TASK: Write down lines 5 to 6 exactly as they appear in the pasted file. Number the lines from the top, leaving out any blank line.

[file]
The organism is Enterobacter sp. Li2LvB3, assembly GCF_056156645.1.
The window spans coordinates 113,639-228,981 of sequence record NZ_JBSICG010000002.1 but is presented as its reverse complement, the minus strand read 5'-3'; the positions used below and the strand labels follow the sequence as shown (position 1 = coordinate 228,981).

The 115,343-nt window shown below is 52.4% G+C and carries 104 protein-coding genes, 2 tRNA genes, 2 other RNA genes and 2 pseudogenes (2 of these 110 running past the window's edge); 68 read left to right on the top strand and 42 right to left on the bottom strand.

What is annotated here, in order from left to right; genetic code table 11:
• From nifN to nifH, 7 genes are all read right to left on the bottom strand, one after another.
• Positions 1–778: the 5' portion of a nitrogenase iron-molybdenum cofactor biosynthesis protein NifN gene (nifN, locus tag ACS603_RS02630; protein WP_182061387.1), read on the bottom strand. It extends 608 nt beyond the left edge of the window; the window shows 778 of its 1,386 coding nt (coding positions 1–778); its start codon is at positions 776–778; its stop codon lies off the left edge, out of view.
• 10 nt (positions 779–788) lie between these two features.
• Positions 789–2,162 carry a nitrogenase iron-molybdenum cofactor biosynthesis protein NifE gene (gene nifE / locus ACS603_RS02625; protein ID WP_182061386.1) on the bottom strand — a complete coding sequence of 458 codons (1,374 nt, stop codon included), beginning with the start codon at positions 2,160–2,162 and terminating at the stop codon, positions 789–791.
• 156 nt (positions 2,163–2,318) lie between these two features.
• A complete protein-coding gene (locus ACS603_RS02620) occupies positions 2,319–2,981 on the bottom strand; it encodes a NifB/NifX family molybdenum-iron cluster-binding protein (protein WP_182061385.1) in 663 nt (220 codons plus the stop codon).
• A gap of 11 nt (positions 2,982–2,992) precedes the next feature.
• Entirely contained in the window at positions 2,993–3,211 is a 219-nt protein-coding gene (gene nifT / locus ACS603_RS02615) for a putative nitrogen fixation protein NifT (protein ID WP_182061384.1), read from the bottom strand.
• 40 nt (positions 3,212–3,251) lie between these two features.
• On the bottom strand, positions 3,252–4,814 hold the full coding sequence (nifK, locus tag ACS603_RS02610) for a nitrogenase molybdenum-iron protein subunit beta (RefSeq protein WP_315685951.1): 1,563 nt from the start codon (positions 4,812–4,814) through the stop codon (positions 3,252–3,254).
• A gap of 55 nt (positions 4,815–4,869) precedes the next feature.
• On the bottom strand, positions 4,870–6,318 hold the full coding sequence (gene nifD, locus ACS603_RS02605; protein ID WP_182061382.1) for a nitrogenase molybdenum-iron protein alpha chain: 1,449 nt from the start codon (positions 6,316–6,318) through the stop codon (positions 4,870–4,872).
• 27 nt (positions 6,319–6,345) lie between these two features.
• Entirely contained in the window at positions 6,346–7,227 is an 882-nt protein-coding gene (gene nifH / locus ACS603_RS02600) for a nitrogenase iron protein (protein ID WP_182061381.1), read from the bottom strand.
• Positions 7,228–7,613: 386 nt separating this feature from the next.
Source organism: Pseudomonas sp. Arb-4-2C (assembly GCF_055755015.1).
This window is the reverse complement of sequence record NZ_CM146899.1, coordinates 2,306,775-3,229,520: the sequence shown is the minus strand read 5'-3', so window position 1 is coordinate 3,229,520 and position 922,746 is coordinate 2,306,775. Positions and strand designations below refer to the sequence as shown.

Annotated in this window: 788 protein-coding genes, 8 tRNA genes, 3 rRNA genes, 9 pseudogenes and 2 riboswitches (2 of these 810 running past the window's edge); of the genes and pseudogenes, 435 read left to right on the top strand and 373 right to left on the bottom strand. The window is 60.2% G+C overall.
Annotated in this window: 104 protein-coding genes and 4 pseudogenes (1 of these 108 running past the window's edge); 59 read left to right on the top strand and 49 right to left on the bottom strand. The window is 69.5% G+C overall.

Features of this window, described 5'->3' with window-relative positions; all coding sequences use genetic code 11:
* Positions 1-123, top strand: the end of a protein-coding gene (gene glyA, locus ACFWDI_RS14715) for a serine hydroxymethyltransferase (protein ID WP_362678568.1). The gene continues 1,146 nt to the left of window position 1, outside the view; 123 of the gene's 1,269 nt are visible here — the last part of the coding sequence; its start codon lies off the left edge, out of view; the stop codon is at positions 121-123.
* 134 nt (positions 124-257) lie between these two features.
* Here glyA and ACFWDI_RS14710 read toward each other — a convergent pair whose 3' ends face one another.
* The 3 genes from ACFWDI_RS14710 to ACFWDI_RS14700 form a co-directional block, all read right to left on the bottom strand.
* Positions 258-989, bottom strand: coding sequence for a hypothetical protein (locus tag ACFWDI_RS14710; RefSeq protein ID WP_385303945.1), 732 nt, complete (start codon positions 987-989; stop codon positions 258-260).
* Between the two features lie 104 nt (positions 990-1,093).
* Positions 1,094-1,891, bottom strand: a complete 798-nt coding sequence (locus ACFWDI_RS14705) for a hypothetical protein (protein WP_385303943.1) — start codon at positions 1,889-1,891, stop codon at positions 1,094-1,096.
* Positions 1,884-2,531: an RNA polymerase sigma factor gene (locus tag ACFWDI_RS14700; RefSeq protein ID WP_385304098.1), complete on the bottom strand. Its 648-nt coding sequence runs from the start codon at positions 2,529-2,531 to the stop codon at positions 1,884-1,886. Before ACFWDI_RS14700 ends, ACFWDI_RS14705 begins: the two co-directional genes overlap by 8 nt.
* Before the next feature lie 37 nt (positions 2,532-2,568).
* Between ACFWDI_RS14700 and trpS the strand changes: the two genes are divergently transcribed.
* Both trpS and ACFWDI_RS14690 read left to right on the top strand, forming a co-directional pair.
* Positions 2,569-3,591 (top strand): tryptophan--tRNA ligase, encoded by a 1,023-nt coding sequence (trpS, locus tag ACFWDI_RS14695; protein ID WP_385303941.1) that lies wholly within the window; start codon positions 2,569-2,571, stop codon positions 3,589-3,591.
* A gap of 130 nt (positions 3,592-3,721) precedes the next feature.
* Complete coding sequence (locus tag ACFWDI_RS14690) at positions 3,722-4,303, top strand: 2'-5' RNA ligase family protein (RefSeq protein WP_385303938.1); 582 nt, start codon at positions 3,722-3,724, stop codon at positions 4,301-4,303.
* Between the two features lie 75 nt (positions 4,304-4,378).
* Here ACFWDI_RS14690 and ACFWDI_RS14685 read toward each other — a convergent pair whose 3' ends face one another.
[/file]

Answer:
• From nifN to nifH, 7 genes are all read right to left on the bottom strand, one after another.
• Positions 1–778: the 5' portion of a nitrogenase iron-molybdenum cofactor biosynthesis protein NifN gene (nifN, locus tag ACS603_RS02630; protein WP_182061387.1), read on the bottom strand. It extends 608 nt beyond the left edge of the window; the window shows 778 of its 1,386 coding nt (coding positions 1–778); its start codon is at positions 776–778; its stop codon lies off the left edge, out of view.